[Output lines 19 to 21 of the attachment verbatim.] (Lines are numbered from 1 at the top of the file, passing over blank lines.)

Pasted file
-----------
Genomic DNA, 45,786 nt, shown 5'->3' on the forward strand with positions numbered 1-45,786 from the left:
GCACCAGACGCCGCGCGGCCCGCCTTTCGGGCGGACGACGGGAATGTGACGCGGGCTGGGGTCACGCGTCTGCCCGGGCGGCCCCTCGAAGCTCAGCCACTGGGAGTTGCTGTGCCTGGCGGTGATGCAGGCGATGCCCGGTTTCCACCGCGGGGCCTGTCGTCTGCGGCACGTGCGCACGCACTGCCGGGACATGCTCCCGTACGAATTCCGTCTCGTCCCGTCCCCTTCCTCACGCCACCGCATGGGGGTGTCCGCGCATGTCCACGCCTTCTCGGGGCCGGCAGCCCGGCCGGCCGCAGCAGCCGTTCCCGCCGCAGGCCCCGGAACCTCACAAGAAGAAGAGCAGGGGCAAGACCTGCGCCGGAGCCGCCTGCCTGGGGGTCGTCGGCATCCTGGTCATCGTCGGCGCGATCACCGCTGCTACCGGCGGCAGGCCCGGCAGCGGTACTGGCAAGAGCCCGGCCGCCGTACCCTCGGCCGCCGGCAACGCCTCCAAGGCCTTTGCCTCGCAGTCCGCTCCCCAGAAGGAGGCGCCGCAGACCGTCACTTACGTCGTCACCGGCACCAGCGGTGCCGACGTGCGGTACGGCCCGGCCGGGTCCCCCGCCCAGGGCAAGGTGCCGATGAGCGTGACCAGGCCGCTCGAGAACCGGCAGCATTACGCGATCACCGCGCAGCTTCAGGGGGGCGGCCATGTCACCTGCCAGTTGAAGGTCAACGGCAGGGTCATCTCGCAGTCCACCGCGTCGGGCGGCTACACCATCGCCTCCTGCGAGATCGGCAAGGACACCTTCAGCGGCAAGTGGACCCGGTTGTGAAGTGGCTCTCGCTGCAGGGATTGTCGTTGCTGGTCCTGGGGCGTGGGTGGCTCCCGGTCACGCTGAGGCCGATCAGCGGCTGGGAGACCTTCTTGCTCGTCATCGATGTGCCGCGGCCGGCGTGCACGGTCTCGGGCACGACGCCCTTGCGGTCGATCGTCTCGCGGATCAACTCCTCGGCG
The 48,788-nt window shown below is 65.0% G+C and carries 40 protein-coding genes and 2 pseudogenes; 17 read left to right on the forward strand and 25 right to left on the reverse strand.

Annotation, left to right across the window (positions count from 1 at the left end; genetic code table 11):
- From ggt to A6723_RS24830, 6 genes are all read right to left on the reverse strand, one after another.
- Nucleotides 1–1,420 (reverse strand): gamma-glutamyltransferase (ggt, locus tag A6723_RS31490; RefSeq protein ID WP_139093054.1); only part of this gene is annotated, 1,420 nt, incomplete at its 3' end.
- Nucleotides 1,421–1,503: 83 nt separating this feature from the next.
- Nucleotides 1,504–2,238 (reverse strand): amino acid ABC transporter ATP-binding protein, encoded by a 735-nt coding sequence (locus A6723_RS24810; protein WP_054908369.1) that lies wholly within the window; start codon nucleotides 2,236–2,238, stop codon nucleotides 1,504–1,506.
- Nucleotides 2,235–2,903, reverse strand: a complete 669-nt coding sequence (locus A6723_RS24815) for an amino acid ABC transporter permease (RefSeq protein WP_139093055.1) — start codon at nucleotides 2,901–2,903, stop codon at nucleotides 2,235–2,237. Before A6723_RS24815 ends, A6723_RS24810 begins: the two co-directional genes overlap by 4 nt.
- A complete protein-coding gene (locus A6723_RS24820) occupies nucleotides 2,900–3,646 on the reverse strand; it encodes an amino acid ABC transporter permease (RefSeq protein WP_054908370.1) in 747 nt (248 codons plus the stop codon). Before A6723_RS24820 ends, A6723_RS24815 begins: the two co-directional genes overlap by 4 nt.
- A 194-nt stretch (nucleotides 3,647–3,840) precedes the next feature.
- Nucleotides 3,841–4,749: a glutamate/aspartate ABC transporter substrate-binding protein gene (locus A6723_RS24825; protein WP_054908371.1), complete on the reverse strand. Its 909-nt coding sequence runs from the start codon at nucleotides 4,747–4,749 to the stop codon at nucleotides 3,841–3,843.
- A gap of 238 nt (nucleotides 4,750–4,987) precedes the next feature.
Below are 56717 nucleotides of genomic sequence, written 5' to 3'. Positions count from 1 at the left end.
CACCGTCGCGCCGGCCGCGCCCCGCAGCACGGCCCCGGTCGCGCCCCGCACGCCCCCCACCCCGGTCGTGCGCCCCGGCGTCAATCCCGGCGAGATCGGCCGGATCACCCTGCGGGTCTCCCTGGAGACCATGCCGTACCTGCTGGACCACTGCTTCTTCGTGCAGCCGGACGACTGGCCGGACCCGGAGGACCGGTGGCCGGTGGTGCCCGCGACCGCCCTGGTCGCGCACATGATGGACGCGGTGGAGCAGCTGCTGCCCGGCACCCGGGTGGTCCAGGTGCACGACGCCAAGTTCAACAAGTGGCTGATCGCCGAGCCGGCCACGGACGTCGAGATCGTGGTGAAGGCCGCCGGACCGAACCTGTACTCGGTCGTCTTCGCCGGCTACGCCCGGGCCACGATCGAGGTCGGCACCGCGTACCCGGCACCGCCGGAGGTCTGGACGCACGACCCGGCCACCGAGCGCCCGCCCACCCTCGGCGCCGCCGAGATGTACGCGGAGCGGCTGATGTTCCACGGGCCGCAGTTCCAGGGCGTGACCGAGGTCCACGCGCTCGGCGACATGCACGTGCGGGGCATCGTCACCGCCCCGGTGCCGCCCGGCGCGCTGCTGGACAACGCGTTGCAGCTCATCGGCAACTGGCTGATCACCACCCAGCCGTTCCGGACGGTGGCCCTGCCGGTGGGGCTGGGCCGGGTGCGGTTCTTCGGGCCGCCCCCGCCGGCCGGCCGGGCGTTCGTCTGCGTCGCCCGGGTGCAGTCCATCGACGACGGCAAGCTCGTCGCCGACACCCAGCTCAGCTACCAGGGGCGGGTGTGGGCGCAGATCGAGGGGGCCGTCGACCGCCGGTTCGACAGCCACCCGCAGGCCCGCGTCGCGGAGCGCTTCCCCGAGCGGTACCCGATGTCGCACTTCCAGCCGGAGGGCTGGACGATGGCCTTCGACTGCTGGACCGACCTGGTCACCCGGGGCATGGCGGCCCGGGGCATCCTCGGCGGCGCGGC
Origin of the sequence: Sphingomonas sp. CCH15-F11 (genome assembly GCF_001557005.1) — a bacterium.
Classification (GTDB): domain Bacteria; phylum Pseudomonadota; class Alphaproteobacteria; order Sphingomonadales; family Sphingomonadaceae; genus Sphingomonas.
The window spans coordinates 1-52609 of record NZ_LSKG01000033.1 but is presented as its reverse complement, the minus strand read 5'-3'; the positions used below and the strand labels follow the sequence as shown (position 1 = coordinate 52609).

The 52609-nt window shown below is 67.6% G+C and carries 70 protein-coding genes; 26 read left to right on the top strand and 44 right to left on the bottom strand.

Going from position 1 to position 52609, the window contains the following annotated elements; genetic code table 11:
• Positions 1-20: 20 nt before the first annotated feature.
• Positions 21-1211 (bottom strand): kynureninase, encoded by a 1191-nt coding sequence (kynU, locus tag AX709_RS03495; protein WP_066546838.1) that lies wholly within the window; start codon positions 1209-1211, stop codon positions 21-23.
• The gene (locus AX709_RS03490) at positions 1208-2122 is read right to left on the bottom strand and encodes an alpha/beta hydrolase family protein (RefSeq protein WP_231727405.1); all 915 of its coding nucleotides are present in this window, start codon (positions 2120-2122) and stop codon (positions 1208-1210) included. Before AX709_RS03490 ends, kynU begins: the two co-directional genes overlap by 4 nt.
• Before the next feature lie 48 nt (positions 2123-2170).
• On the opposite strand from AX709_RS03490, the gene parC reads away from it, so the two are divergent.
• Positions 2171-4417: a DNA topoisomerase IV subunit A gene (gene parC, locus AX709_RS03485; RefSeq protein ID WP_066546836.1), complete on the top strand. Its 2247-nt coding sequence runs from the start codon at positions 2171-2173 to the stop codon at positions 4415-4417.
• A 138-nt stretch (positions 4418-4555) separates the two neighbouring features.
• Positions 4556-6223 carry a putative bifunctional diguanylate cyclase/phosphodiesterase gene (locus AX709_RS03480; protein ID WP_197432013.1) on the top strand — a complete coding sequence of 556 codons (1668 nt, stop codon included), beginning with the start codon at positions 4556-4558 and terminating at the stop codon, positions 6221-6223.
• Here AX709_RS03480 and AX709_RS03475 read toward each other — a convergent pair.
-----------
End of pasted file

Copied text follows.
The 52609-nt window shown below is 67.6% G+C and carries 70 protein-coding genes; 26 read left to right on the top strand and 44 right to left on the bottom strand.

Going from position 1 to position 52609, the window contains the following annotated elements; genetic code table 11:
• Positions 1-20: 20 nt before the first annotated feature.